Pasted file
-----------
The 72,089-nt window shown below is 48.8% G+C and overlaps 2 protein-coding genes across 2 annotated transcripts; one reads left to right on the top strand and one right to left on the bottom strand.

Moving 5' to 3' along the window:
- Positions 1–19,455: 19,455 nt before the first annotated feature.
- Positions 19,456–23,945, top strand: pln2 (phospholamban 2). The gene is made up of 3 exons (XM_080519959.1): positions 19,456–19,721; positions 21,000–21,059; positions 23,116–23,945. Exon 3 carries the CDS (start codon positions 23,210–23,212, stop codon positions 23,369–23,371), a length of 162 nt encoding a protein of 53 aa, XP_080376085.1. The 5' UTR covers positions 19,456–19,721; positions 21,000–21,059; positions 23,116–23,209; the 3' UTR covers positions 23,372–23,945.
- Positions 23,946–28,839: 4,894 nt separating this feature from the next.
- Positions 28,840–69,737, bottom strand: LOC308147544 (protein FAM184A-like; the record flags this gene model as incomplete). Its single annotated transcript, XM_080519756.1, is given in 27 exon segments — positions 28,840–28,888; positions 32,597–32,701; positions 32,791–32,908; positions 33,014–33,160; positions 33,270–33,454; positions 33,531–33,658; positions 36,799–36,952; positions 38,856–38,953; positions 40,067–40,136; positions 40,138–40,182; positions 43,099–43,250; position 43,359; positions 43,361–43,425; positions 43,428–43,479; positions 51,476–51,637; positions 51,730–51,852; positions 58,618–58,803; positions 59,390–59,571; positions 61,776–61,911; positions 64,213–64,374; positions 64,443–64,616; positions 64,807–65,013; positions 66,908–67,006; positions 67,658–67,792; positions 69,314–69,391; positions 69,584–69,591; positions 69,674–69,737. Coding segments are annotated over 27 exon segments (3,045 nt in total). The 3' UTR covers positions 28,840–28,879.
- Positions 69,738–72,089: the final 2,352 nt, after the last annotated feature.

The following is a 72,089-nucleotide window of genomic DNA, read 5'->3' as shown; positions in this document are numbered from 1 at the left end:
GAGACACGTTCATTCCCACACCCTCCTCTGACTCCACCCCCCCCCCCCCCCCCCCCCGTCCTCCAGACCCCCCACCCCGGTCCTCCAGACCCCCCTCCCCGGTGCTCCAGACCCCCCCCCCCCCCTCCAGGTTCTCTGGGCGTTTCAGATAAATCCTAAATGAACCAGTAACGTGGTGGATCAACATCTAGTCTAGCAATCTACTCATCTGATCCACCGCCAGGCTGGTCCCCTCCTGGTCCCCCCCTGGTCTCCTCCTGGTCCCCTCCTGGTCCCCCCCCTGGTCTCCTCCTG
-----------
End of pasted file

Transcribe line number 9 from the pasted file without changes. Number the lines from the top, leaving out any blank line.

GAGACACGTTCATTCCCACACCCTCCTCTGACTCCACCCCCCCCCCCCCCCCCCCCCGTCCTCCAGACCCCCCACCCCGGTCCTCCAGACCCCCCTCCCCGGTGCTCCAGACCCCCCCCCCCCCCTCCAGGTTCTCTGGGCGTTTCAGATAAATCCTAAATGAACCAGTAACGTGGTGGATCAACATCTAGTCTAGCAATCTACTCATCTGATCCACCGCCAGGCTGGTCCCCTCCTGGTCCCCCCCTGGTCTCCTCCTGGTCCCCTCCTGGTCCCCCCCCTGGTCTCCTCCTG